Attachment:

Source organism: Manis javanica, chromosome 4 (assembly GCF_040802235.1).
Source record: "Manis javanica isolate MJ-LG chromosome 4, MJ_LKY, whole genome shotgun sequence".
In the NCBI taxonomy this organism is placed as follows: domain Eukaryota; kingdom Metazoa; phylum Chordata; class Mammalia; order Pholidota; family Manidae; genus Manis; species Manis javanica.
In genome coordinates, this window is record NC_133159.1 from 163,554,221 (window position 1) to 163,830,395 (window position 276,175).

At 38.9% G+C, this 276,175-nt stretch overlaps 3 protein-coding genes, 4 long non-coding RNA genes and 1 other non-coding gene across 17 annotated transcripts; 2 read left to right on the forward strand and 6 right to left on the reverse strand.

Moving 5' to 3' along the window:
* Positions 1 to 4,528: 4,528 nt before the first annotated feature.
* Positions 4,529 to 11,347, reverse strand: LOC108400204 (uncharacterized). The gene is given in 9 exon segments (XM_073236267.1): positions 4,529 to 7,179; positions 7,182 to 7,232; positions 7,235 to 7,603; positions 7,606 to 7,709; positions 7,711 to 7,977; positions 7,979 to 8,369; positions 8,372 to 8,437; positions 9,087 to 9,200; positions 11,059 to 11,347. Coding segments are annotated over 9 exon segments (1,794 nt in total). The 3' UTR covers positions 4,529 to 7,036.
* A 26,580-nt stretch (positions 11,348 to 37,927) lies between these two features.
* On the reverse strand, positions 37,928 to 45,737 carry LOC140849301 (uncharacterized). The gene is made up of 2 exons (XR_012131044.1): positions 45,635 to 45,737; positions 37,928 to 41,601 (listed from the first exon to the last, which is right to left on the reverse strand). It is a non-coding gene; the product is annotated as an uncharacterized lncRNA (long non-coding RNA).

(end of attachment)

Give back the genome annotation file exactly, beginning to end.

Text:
Source organism: Manis javanica, chromosome 4 (assembly GCF_040802235.1).
Source record: "Manis javanica isolate MJ-LG chromosome 4, MJ_LKY, whole genome shotgun sequence".
In the NCBI taxonomy this organism is placed as follows: domain Eukaryota; kingdom Metazoa; phylum Chordata; class Mammalia; order Pholidota; family Manidae; genus Manis; species Manis javanica.
In genome coordinates, this window is record NC_133159.1 from 163,554,221 (window position 1) to 163,830,395 (window position 276,175).

At 38.9% G+C, this 276,175-nt stretch overlaps 3 protein-coding genes, 4 long non-coding RNA genes and 1 other non-coding gene across 17 annotated transcripts; 2 read left to right on the forward strand and 6 right to left on the reverse strand.

Moving 5' to 3' along the window:
* Positions 1 to 4,528: 4,528 nt before the first annotated feature.
* Positions 4,529 to 11,347, reverse strand: LOC108400204 (uncharacterized). The gene is given in 9 exon segments (XM_073236267.1): positions 4,529 to 7,179; positions 7,182 to 7,232; positions 7,235 to 7,603; positions 7,606 to 7,709; positions 7,711 to 7,977; positions 7,979 to 8,369; positions 8,372 to 8,437; positions 9,087 to 9,200; positions 11,059 to 11,347. Coding segments are annotated over 9 exon segments (1,794 nt in total). The 3' UTR covers positions 4,529 to 7,036.
* A 26,580-nt stretch (positions 11,348 to 37,927) lies between these two features.
* On the reverse strand, positions 37,928 to 45,737 carry LOC140849301 (uncharacterized). The gene is made up of 2 exons (XR_012131044.1): positions 45,635 to 45,737; positions 37,928 to 41,601 (listed from the first exon to the last, which is right to left on the reverse strand). It is a non-coding gene; the product is annotated as an uncharacterized lncRNA (long non-coding RNA).